Find out more about Mari SanGiovanni:

Website/author page:

Facebook page:

Twitter handle: @MariSanGiovanni

Author Interview: Marianne K. Martin

28 12 2012

Hello, Readers!

This week we are interviewing Marianne K. Martin about her books  Love in the Balance and The Indelible Heart. Ms. Martin is co-owner of Bywater Books and currently splits her time between writing and publishing.

Do you recall how your interest in writing originated?

It seems as though I was always writing something – little stories, poems. All through school, whenever there was a choice between a written or oral assignment, I always chose the written. Later, writing became affordable therapy. I taught in the public school system for 25 years, as closeted a profession as there is, except possibly the religious sector. Expressing and exploring who I was as an individual, as a whole person, had to be done secretly and during those times when I wasn’t teaching, coaching, or losing my mind. It is the need to express beliefs and thoughts and feelings that had been suppressed for so long.

What do you think makes a good story?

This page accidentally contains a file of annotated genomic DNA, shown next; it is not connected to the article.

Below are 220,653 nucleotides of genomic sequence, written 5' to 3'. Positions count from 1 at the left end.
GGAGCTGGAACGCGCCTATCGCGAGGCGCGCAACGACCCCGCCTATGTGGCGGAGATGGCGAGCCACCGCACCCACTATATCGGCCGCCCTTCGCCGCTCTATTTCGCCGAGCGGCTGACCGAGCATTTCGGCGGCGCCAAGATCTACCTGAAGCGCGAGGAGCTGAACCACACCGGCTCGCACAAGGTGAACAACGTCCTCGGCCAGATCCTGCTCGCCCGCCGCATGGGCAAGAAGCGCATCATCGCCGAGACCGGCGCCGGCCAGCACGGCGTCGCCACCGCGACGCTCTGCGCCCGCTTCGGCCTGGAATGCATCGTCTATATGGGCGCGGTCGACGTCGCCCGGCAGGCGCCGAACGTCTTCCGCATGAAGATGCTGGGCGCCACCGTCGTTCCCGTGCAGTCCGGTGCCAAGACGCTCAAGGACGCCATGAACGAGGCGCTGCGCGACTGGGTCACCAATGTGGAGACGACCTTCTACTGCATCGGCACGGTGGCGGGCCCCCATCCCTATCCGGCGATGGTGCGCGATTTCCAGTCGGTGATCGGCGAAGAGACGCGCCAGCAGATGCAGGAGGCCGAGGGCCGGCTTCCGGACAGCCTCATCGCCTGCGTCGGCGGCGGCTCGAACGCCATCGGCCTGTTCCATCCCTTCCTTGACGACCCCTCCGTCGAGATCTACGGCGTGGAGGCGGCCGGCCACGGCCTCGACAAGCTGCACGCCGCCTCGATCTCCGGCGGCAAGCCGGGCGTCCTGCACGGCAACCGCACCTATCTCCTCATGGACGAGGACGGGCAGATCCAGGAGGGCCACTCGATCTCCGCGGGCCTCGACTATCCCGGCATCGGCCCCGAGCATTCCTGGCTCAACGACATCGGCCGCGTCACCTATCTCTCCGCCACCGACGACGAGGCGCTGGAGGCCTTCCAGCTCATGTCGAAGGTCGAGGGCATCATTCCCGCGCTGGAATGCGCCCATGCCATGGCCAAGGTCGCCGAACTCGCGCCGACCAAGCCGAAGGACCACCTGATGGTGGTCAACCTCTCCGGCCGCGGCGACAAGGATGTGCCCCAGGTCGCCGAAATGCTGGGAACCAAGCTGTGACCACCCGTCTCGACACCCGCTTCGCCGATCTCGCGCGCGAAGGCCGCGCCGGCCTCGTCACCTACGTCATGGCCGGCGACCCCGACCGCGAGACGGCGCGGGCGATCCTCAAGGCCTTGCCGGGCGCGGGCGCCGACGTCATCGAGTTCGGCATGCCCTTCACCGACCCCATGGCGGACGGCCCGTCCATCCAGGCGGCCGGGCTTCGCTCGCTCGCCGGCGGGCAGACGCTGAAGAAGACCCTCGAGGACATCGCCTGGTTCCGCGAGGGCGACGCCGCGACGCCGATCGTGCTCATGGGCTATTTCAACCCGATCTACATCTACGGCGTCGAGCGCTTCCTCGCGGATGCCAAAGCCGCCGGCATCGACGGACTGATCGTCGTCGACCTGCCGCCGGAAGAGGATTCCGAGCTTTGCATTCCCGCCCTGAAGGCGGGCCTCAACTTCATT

For me, a story must be relatable and believable. As a writer, I want to immerse the reader in the lives of my characters, in hopes and dreams that may be lofty but reachable, and in struggles that are realistic and frustrating, and even frightening. If I can do that, the reader will be able to live the story with my characters.

Who is your favorite author and what is it that really strikes you about their work?

I have a great amount of respect and admiration for a number of authors. It’s difficult to single out one as a favorite. Each offers me something special, unique to their style and presentation. Alice Walker offers introspection and a raw, yet palatable honesty. Harper Lee gave us an unrivaled one-time shot to the gut challenge to our humanity. Sarah Waters masterfully weaves her fictitious characters through places and time in history. And, I have yet to find an author whose craft is more impeccable, or plotting more effective, than Val McDermid.